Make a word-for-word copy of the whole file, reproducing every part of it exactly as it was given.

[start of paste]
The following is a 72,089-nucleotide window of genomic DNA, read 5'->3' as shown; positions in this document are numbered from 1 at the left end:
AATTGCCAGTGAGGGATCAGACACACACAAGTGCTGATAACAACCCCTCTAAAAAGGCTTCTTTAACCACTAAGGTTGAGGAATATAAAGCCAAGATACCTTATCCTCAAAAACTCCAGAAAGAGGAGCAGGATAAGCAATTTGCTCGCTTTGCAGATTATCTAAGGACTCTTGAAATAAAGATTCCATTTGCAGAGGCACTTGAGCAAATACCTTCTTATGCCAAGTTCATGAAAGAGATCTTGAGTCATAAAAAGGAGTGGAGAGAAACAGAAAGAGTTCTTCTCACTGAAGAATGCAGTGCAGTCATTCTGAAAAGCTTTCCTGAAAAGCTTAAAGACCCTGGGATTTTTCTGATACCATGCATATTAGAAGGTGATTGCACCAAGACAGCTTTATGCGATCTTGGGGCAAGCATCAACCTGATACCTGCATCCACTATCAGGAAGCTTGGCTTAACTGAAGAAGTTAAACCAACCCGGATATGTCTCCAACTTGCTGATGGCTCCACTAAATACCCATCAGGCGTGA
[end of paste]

The following is a 72,089-nucleotide window of genomic DNA, read 5'->3' as shown; positions in this document are numbered from 1 at the left end:
AATTGCCAGTGAGGGATCAGACACACACAAGTGCTGATAACAACCCCTCTAAAAAGGCTTCTTTAACCACTAAGGTTGAGGAATATAAAGCCAAGATACCTTATCCTCAAAAACTCCAGAAAGAGGAGCAGGATAAGCAATTTGCTCGCTTTGCAGATTATCTAAGGACTCTTGAAATAAAGATTCCATTTGCAGAGGCACTTGAGCAAATACCTTCTTATGCCAAGTTCATGAAAGAGATCTTGAGTCATAAAAAGGAGTGGAGAGAAACAGAAAGAGTTCTTCTCACTGAAGAATGCAGTGCAGTCATTCTGAAAAGCTTTCCTGAAAAGCTTAAAGACCCTGGGATTTTTCTGATACCATGCATATTAGAAGGTGATTGCACCAAGACAGCTTTATGCGATCTTGGGGCAAGCATCAACCTGATACCTGCATCCACTATCAGGAAGCTTGGCTTAACTGAAGAAGTTAAACCAACCCGGATATGTCTCCAACTTGCTGATGGCTCCACTAAATACCCATCAGGCGTGA